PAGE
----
weird: You came out publicly as lesbian in 2015 then. Would you say your intention towards being political with your music has changed since then, also regarding your new song?


Shura: I’ve been out since I was 16 years old so I don’t know if I’d say I came out publicly in 2015… But I guess in sense it’s true. That was the first time a journalist asked me about my sexuality directly. The funny thing about coming out is we are always coming out all of the time. If I hold hands with my girlfriend on the street, I’m ‘coming out’ to whoever is also walking down the street. I think I felt like the video for Touch was a pretty big hint… It was made with my friends and 80% of the video featured queer women so it wasn’t exactly a secret. To have that as my first video definitely emboldened me to be open about it in interviews and it not be an awkward moment or a huge shock to anyone. I think where my perception of being political has evolved is that I don’t take representation for granted in the same way. I used to think that my music wasn’t political at all. That the video for Touch wasn’t a political statement, because in many ways it isn’t. It’s a nice song that sounds happy about an ex girlfriend that didn’t love me anymore. But since then I’ve learnt that just turning up as a queer person and being open about it is progress.





weird: You finally moved from London to Brooklyn in order to live with your girlfriend. What do you like most about New York (besides your girlfriend maybe)?


Shura: I kind of love how everyone is so angry all the time. It seems so unnecessary. You can step out of a cab and get called an asshole by a cyclist because of the way the car that someone else is driving is parked. It’s a different energy to London. It makes me smile because underneath the aggression is this kind of warmth to people. It just takes a bit of adjusting to because in the beginning you just keep thinking what’s wrong with me, what have I done to make this person so cross. It’s definitely an extreme city. Extreme people. Extreme weather. Extremely good food. My girlfriend is quite nice too.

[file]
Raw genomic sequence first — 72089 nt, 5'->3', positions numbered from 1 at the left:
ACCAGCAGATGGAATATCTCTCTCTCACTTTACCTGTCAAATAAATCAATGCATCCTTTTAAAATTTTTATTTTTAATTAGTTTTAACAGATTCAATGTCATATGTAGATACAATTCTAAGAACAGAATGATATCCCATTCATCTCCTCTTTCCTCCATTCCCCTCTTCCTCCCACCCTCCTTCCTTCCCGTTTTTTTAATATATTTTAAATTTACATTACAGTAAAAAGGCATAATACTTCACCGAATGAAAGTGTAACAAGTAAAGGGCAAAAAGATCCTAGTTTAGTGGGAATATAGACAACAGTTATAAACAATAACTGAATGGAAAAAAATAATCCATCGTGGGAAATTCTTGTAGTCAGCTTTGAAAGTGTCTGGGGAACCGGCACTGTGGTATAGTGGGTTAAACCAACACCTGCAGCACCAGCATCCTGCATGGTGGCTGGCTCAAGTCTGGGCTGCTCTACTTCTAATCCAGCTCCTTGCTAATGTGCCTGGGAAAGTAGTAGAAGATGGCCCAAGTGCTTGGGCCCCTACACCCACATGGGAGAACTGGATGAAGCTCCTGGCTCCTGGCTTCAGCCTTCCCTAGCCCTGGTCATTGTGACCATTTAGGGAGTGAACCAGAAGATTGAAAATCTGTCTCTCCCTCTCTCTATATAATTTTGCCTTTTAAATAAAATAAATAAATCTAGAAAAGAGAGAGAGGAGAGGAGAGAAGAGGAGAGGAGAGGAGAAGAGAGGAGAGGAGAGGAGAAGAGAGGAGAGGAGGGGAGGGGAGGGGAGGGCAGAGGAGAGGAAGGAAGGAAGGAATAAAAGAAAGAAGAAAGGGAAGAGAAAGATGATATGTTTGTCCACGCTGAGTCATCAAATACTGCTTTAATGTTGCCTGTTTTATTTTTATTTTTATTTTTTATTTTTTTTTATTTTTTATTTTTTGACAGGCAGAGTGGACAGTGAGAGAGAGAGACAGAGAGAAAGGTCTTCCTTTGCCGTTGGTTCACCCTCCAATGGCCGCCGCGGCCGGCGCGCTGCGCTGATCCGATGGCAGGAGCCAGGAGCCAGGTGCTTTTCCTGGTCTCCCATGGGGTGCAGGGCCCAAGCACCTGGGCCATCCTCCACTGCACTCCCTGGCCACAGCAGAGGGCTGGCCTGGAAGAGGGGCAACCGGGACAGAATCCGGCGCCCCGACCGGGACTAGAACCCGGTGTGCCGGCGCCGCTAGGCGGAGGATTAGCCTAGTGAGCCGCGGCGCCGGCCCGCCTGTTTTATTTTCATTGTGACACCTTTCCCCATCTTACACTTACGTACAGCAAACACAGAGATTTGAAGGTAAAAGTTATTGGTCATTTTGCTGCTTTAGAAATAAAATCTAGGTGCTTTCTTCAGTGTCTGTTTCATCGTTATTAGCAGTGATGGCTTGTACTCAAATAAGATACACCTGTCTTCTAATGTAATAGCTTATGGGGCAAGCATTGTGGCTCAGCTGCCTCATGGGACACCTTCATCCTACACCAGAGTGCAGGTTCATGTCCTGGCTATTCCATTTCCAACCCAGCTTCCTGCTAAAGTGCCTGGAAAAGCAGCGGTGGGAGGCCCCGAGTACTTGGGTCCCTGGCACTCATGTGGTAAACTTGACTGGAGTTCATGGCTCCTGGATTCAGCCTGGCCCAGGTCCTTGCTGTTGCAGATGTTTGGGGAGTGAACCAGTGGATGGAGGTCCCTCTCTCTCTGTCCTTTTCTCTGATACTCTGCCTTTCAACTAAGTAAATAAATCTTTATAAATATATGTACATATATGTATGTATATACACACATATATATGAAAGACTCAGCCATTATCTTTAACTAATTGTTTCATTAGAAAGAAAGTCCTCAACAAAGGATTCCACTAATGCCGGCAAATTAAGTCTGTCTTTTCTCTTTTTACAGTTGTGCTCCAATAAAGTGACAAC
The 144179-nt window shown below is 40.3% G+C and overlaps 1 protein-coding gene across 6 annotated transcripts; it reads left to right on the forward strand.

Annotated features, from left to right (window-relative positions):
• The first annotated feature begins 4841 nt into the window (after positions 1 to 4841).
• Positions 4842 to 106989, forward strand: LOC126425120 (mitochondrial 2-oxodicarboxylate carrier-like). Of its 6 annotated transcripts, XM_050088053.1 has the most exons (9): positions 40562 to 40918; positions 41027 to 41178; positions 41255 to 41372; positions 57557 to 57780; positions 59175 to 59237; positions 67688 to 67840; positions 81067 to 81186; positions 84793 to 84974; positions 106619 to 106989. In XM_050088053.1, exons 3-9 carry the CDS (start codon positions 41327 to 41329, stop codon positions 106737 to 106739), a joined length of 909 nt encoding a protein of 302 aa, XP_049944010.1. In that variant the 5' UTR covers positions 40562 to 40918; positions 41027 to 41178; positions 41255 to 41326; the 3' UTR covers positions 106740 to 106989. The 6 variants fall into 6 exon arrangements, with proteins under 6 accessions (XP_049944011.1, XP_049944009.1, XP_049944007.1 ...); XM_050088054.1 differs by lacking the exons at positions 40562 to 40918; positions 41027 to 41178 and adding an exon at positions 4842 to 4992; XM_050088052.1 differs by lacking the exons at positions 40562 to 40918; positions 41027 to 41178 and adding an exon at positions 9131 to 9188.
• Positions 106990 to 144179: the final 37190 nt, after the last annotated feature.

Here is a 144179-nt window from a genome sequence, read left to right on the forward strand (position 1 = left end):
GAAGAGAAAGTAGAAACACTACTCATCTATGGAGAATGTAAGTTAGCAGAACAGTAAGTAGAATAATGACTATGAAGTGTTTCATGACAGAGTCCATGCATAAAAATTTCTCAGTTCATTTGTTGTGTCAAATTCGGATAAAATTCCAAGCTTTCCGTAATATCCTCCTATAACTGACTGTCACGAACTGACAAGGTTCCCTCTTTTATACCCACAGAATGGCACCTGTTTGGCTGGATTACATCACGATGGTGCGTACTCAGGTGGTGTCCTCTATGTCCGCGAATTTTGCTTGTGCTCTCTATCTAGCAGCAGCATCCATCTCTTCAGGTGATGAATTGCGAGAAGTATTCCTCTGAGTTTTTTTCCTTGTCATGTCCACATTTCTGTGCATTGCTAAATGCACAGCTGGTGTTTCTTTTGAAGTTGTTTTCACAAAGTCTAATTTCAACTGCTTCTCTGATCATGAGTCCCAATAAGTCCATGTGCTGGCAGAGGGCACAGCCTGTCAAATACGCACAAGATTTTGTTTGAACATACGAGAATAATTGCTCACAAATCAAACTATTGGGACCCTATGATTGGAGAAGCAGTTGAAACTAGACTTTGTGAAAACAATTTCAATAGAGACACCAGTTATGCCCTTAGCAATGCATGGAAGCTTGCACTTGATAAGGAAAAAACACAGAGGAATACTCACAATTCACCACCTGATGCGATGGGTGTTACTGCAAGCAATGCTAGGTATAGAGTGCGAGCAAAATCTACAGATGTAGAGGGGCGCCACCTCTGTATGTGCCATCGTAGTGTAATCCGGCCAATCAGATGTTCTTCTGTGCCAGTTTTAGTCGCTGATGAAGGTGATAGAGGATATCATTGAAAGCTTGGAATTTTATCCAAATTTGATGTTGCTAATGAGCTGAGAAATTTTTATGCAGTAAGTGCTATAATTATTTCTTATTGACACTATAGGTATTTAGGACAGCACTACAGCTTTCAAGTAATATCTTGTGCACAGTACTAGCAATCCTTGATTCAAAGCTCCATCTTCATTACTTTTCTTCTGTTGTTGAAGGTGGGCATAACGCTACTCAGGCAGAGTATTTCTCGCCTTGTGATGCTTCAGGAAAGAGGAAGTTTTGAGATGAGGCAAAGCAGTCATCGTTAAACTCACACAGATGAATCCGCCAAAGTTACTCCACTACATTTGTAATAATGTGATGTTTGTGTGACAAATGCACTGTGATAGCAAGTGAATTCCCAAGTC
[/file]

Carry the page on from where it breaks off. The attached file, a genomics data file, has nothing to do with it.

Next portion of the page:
weird: Anything you miss in Brooklyn?


Shura: I miss my family a lot. It’s strange because I don’t feel that far away but I used to live with my twin brother and our cats and it’s strange not coming home to them. But change is good. I think change is essential. Sometimes you have to put yourself in a position of discomfort. I also miss Indian food.





weird: How quickly can you adjust to new things, situations, living conditions? And what role does this play for you not only in your private life but also in your musical career?


Shura: Touring so much over the last 4 years has definitely made it easier to adjust to new situations and different living conditions. I spent 3 years in cheap hotel rooms living out of a suitcase and eating at service stations… So I’m pretty low maintenance. It means when I am ‘home’ I like to do a lot of cooking because that’s something you don’t get to do on tour and making dinner and doing laundry is something that I now really enjoy because it means I’m home. Seeing so much of the world has only made me want to explore it more, and I think that definitely gets reflected in the music you make. Why stay in the same place physically and creatively when you can explore?